Semantic colors are an important tool for app makers to convey meaning and create a visual language. By using the right colors in the right context, you can help users understand information more easily. But what are semantic colors?
Semantic colors are simply colors that have meanings or are linked to certain concepts. For example, in user interfaces these are common usages for these colors:
- Blue is used for links or navigation
- Gray is used for unavailable actions or less significant actions
- Red is used as a sign of alarm or error
- Yellow is used for warnings
- Green is a sign of success or used for positive actions
Here are more tips for semantic colors:
- Use semantic colors consistently; if you have assigned a specific meaning to a color (for example green for approved items), it should have that meaning throughout the whole interface
- Use semantic colors to guide users, for example you can use red to draw attention to error messages
- Use semantic colors sparingly; Limit the use of color to highlight the most important information or actions
- Using too many colors can lead to a confusing and cluttered interface.
It’s important to visually differentiate between primary and secondary actions.
Primary actions are the most important actions the user can take and they are usually the ones needed in order to complete a task (for example submitting a form).
Secondary actions are less important actions and they are usually used to provide additional options or functionality (for example resetting a form). Secondary actions are still useful, but they just don’t have the same level of importance.
It should be clear to users which actions are more important. You can achieve it, for example, by using a more prominent color for primary actions. Just be mindful about semantic colors when designing your primary and secondary buttons.
Here are more tips for buttons:
- Make sure buttons stand out; users should be able to tell quickly where to click for an action
- Be consistent with your button styles
- Be consistent with your button placement: if you place a cancel button on the left, it should always be on the left. Don’t change positions between screens. Place buttons in a location that makes sense in the context.
- Use clear and simple language in your button labels, avoid using terms or jargon that are not familiar to the users, and make users feel confident about what action each button takes.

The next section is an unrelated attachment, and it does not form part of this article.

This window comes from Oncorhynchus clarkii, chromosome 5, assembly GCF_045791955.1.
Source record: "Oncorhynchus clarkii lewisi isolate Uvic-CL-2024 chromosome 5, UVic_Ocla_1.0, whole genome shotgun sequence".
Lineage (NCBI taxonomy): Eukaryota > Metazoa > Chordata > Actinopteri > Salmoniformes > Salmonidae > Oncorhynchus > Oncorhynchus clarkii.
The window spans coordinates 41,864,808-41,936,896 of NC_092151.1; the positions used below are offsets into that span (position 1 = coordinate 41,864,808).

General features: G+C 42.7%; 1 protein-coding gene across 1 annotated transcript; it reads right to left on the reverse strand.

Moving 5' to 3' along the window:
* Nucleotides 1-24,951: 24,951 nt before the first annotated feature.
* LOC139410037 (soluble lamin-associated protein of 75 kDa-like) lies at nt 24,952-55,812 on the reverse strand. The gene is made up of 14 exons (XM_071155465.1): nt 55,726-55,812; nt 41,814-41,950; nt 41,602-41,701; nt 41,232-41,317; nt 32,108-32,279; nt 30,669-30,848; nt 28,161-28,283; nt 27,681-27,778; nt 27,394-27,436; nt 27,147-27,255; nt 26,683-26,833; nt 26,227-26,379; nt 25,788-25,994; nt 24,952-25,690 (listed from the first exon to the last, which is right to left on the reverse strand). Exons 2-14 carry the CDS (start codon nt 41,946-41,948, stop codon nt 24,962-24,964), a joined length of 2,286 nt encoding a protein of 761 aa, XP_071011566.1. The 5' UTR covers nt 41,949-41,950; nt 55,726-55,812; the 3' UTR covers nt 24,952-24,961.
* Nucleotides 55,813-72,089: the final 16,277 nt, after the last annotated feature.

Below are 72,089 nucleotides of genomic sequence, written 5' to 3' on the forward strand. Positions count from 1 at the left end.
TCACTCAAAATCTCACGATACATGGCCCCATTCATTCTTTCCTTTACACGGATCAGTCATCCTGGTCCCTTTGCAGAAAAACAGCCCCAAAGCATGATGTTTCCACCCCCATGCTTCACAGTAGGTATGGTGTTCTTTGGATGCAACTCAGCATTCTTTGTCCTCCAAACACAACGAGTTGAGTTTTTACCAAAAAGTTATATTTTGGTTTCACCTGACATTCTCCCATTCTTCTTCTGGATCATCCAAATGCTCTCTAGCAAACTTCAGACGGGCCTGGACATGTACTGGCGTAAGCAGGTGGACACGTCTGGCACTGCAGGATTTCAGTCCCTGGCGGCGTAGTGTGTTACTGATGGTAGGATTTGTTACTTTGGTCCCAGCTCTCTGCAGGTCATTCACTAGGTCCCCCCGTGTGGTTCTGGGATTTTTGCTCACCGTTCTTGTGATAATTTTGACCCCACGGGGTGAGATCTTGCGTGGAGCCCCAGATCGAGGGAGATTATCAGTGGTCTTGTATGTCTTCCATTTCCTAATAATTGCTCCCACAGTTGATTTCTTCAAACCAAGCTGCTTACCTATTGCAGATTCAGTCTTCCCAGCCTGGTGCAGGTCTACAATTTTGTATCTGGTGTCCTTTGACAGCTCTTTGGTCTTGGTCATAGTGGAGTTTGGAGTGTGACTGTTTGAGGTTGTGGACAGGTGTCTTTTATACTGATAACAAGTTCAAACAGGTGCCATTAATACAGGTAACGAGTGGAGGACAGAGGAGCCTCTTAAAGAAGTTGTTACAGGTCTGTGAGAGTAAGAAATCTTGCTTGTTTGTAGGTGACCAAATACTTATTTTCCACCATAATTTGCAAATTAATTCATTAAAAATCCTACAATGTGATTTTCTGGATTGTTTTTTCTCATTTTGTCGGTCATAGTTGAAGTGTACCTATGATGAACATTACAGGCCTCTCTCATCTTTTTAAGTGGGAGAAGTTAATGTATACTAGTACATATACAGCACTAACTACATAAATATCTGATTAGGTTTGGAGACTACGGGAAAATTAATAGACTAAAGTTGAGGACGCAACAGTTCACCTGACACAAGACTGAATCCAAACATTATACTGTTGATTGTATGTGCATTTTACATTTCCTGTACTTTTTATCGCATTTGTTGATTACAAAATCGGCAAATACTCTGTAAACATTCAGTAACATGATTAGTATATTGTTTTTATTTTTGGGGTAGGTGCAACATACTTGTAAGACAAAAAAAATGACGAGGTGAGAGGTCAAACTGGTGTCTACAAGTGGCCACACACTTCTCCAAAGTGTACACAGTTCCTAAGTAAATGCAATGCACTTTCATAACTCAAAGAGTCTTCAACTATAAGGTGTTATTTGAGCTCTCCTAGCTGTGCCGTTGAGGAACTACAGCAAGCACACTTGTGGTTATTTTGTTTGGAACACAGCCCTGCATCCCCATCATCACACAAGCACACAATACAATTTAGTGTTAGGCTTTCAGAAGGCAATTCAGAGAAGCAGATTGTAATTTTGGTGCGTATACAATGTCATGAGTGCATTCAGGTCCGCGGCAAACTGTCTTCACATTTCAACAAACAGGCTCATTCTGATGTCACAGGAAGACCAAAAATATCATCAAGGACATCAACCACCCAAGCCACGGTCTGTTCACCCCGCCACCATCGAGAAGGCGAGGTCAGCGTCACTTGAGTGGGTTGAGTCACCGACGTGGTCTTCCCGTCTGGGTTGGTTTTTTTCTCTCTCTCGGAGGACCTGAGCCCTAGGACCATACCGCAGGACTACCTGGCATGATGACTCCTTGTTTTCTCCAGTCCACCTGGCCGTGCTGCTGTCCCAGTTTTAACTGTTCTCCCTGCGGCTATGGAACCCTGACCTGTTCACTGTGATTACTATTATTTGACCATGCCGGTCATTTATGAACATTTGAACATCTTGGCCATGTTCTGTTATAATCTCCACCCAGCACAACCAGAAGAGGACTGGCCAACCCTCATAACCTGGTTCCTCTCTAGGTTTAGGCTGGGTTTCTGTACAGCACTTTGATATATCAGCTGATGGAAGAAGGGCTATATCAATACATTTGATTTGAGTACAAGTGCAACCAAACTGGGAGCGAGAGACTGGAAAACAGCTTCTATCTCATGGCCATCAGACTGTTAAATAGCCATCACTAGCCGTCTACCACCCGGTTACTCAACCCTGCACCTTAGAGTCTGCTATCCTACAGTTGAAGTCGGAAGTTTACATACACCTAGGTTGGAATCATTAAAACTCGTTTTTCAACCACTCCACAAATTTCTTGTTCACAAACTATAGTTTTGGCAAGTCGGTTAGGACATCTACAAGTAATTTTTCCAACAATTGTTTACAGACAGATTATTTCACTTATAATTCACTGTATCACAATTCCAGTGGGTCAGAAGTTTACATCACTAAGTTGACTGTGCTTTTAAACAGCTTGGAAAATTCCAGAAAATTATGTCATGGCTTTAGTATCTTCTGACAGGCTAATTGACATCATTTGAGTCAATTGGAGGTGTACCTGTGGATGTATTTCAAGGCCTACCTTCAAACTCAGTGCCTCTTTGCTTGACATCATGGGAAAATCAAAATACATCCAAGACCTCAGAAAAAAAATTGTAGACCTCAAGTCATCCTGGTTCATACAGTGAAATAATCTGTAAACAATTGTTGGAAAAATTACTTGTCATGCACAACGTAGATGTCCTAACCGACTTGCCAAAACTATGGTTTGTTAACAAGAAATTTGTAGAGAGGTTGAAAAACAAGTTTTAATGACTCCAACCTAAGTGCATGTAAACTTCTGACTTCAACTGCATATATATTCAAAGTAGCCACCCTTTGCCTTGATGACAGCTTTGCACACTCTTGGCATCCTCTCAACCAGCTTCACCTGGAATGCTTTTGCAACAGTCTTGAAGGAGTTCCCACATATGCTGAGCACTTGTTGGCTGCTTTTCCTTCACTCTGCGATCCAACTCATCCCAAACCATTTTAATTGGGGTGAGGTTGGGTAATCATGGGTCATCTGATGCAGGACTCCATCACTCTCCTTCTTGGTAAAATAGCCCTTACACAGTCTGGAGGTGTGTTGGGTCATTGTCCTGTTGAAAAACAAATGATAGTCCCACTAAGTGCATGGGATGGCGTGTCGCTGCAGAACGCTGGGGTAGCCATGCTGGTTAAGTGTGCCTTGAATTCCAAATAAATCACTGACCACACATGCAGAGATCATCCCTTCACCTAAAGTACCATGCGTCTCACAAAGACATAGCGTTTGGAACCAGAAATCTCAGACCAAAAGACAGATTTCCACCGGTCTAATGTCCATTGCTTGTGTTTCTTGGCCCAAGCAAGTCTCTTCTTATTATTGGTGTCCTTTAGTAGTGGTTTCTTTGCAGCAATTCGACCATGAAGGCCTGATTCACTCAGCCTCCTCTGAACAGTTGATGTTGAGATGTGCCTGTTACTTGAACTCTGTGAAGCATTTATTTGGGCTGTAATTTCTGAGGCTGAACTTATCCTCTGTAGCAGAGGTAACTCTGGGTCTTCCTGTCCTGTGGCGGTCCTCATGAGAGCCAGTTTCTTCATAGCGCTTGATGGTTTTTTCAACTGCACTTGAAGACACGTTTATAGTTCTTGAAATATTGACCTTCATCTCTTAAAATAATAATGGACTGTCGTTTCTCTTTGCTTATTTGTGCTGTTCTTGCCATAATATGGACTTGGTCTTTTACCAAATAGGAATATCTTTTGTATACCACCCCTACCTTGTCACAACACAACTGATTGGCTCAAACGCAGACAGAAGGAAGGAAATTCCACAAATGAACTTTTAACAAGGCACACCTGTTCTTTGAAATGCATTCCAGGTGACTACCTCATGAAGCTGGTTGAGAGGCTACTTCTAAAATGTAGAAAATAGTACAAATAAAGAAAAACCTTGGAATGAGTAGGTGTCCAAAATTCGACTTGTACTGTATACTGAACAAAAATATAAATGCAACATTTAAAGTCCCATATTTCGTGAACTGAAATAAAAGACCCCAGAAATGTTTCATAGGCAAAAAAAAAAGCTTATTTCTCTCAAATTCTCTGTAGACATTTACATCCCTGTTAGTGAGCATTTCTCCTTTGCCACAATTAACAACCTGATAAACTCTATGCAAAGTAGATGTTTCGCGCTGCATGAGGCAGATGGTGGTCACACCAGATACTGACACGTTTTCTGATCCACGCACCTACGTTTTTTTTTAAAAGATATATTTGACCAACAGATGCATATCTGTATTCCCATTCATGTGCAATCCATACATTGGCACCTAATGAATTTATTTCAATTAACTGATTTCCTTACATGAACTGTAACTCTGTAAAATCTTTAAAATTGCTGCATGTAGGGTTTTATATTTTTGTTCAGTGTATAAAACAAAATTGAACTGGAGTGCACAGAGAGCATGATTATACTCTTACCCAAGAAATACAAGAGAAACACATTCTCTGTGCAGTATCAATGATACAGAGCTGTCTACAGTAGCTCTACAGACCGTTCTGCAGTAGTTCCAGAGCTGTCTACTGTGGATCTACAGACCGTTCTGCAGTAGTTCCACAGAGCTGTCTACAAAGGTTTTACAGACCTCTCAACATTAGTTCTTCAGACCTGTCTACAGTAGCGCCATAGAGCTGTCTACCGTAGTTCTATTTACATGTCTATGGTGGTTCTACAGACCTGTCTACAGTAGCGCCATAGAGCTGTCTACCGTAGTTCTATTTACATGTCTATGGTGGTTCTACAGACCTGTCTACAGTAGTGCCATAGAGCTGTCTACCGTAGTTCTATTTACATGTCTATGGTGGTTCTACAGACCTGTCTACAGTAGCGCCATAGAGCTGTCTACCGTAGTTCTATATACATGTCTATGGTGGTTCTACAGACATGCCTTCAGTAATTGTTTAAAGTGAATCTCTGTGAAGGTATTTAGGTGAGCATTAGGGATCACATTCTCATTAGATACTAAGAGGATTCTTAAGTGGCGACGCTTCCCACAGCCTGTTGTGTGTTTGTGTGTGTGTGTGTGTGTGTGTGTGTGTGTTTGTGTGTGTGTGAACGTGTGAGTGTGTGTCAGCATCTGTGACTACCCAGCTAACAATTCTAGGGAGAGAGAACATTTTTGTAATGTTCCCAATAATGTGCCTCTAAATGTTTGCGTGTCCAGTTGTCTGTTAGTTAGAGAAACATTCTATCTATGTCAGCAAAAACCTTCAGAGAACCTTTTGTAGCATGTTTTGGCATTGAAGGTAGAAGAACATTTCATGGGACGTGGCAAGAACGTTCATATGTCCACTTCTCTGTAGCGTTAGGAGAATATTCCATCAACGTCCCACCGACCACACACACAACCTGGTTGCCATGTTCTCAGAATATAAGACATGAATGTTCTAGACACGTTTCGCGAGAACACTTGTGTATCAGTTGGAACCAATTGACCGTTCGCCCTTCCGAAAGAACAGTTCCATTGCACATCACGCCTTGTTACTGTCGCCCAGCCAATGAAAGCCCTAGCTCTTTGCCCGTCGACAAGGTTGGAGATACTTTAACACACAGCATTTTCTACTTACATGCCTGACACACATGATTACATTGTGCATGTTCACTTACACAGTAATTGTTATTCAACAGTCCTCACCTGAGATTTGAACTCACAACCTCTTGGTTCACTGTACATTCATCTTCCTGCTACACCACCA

- Size buttons appropriately, buttons should be big enough to click easily but not so big that they dominate the screen. In mobile apps, remember to design buttons for touch.
Often Power Apps canvas apps are used to either collect or update data. And for that we need good forms!
The length of the input field is often a visual cue for the user. You can adjust the input field according to the data the user is expected to fill in.
Organize your form into logical sections and group related fields together:
Try to keep your form on a single screen. If your form is longer, divide it into multiple screens, steps or tabs.
Here are more tips for forms:
- Use clear and simple language in your field labels, avoid using terms or jargon that are not familiar to the users
- Use inline validation to let users know if they have entered invalid data or missed a required field as they are filling out the form.
- Choose the appropriate input fields based on the type of information you’re asking for.
- Use help text next to the input field if the field is not self-explanatory or user is required to use a specific format.
Understanding the most basic UI principles is a great foundation for anyone who is just starting their journey in UI design. However, the next step is actually using these principles in your apps! But remember, UI designing is a skill that takes time and practice. Don’t be discouraged if you don’t create perfect designs right away – keep learning, practicing, and improving, and you’ll get there!
If you want more design tips for Power Apps canvas apps, take a look of my other blog posts in this series: